The family has been able to visit ancient sites around the MediterraneanThe family has been able to visit ancient sites around the Mediterranean

The family has been able to visit ancient sites around the Mediterranean: Nikki Collinson-Phenix

They also hold live meetings with local ‘worldschoolers’ once a week, which Nikki organizes through an online group, and live fitness and mindfulness sessions once a week.

Raif is also enrolled in a number of local schools in places they have traveled to, including Romania and Bulgaria. Laani also joined a girls’ soccer team in Croatia and a gymnastics team in Bulgaria.

Nikki says she was largely ignorant about homeschooling before they left Britain, but thinks it has had huge benefits for both children.

“Raif is currently about two years ahead in his math and English skills,” she says. “He’s very smart but also quite lively and I think he might have been labeled as disruptive if he’d been at a normal school.”

The family home is now an eight-metre caravan, bought for £14,000The family home is now an eight-metre caravan, bought for £14,000

The family home is now an eight meter caravan, bought for £14,000 – Nikki Collinson-Phenix

She says that even though they are constantly on the move, their home, an eight-metre caravan they bought for £14,000, and the fact that the children have the same online classmates every day, maintain a sense of stability.

Some of their world education highlights included “magical” trips to Greece, Vienna, and Venice. “My daughter started reading the Percy Jackson books, which are based on Greek myths,” Nikki explains. “She started asking if we could visit some of the places from the books, so we planned a trip around Greece, including the Acropolis, Olympia and Mount Olympus. It meant that the world saw her so happy and in awe.”

Their son, Raif, is also a big fan of Go Jetters, an educational program on CBeebies in which four adventurous superheroes explore places around the world.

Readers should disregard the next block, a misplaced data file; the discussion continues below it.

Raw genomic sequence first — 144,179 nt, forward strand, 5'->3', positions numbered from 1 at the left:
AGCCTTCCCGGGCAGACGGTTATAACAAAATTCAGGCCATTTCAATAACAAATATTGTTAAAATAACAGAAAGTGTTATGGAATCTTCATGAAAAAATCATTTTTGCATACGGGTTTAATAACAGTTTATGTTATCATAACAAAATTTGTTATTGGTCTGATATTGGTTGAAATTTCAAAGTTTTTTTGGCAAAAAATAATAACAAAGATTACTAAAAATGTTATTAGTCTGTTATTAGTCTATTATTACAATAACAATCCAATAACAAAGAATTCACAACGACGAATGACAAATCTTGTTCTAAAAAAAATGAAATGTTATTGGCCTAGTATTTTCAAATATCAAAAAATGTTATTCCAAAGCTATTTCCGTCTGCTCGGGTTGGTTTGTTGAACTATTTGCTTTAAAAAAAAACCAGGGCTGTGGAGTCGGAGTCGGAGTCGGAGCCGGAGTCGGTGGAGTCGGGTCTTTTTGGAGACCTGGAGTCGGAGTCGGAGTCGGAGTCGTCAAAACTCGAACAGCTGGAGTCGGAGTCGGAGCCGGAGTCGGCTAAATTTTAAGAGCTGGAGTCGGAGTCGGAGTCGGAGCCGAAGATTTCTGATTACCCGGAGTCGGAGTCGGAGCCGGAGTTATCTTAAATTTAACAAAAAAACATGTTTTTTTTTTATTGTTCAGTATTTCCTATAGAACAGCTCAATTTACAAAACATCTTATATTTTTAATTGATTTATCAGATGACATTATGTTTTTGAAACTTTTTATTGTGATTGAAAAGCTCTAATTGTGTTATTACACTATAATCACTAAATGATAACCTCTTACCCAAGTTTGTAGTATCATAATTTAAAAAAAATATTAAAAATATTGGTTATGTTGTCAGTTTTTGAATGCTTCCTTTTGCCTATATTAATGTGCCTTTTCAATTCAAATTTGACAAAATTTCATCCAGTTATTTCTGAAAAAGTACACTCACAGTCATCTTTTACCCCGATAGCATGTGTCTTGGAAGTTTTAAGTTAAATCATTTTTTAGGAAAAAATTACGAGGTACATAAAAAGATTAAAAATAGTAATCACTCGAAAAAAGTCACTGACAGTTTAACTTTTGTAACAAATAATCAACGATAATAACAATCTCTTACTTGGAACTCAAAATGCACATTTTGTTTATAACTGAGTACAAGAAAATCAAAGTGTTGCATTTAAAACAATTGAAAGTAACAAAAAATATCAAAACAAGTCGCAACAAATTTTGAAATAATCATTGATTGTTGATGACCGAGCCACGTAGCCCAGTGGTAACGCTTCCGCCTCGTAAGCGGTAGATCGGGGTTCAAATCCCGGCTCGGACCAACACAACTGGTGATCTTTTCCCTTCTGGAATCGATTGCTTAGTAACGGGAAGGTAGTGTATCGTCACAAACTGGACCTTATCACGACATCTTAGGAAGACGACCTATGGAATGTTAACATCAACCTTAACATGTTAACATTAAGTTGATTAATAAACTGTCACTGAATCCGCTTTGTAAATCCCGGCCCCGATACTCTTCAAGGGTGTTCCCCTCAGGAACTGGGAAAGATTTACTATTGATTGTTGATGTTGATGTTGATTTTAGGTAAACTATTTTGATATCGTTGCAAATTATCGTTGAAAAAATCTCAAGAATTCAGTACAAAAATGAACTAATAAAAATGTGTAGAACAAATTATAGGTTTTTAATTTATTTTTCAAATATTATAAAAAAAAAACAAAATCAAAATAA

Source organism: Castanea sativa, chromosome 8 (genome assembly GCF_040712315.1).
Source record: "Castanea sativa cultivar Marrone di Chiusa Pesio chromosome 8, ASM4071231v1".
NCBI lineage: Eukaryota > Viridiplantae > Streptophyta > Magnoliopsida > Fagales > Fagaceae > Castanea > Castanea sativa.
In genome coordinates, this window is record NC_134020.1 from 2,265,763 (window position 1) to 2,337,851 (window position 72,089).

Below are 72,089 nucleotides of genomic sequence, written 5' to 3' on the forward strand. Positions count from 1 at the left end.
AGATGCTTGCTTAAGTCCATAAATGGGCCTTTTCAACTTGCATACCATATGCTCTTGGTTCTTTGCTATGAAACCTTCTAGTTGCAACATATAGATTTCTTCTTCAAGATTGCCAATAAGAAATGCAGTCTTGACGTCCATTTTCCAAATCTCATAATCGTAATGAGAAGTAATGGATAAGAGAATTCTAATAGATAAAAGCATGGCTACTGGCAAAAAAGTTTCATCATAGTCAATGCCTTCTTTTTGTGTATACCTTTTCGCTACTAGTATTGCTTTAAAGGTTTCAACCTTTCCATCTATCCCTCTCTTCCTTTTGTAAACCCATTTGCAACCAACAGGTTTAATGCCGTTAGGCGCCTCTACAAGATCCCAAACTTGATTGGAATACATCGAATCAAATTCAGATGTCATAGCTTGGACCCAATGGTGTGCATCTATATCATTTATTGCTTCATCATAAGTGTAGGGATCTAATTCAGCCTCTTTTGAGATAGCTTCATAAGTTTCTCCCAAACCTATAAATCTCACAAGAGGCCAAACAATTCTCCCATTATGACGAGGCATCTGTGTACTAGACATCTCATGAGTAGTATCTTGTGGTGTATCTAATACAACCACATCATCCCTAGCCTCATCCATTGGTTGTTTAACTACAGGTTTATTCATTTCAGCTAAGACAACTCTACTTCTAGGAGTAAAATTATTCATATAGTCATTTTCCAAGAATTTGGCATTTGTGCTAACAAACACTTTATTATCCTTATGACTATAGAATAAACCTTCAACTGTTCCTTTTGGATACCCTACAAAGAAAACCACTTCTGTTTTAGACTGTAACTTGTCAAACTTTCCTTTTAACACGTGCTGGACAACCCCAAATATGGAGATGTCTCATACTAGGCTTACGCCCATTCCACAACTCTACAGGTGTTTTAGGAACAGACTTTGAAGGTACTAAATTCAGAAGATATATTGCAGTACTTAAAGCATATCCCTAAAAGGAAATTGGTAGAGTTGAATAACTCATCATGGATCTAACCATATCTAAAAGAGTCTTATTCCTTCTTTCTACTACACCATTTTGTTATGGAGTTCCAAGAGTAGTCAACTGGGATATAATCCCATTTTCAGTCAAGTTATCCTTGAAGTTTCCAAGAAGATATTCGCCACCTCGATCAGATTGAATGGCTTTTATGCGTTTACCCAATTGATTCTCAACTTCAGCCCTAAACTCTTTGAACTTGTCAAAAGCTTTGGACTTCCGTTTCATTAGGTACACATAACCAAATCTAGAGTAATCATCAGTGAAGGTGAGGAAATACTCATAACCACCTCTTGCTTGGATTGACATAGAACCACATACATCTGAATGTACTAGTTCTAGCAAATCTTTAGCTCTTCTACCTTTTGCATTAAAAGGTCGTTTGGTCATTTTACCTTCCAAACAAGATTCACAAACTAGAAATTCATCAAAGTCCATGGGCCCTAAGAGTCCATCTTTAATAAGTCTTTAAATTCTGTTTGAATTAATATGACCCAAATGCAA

“Raif had seen this one episode where they turned all the canals in Venice into roads, and became very interested in the idea that an entire city could be built on water,” says Nikki. “So we put it in our itinerary and went to Venice. He loved going on the gondolas and mapping the city.”

The children enjoyed a gondola ride in VeniceThe children enjoyed a gondola ride in Venice

The children enjoyed a gondola ride in Venice – Nikki Collinson-Phenix

So what’s next for the intrepid explorers? “Hopefully Central America and Southeast Asia,” says Nikki.

However, not all of them are perfect ‘memory making’ moments. “Navigating all the visa restrictions, language barriers and Schengen restrictions has been challenging at times,” says Nikki. “Google Translate is a lifesaver when it comes to overcoming language barriers.”

There is also the issue of ensuring that their children socialize and regularly meet other children of the same age. “We’ve gotten better at finding other families to arrange playdates for the kids, but it can still be difficult in some areas,” says Nikki.

However, she still believes that while traveling the world may seem like a pipe dream, it is actually very achievable.

“I’ve met so many families who would love to do what we do, but they don’t think it’s possible. It is real. We are no one special, we just had a dream that we set a goal and made it happen.”

Nikki Collinson-Phenix has written a book, Wanderlust Calling – The Ultimate Guide To Worldschooling and Full-Time Family Travel, which provides further advice for those wishing to follow her path.